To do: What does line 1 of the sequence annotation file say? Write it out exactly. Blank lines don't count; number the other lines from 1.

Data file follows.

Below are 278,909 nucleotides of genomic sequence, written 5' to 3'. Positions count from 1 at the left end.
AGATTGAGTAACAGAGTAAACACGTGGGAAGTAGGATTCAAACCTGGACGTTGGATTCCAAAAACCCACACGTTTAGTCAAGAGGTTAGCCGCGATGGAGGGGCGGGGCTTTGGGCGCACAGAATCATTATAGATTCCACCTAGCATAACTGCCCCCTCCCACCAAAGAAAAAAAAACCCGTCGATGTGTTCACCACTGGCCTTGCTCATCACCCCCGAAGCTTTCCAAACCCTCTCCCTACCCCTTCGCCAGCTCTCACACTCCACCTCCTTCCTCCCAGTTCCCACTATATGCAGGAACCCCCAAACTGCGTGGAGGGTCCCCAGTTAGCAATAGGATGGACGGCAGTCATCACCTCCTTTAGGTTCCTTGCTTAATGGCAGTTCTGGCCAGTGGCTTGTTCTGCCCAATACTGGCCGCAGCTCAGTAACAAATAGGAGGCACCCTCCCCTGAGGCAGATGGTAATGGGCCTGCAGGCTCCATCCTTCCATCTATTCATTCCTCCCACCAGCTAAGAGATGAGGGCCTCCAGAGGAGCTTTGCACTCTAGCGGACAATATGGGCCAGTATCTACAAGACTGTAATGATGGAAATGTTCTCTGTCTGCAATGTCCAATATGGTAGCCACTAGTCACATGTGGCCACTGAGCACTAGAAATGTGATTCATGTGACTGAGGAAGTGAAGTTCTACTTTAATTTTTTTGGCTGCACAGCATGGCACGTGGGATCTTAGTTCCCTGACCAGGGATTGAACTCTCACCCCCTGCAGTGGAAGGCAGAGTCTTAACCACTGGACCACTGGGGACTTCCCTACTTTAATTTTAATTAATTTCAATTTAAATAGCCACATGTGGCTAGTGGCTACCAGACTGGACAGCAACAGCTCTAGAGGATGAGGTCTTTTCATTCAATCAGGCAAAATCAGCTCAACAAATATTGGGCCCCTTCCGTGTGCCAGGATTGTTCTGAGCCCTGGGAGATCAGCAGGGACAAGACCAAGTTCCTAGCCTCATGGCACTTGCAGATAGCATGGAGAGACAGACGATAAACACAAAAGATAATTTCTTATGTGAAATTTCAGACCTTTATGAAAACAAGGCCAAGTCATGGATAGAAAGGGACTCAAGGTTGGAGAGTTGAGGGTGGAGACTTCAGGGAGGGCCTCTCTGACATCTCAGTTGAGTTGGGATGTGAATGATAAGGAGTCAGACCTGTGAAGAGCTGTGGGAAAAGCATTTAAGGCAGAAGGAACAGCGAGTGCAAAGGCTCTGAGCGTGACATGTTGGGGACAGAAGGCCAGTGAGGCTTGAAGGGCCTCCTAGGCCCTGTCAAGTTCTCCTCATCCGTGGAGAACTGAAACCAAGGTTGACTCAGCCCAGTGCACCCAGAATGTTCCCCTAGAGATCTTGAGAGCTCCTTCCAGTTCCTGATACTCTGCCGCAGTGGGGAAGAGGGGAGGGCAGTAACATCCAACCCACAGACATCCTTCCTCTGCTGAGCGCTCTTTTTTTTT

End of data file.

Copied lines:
Below are 278,909 nucleotides of genomic sequence, written 5' to 3'. Positions count from 1 at the left end.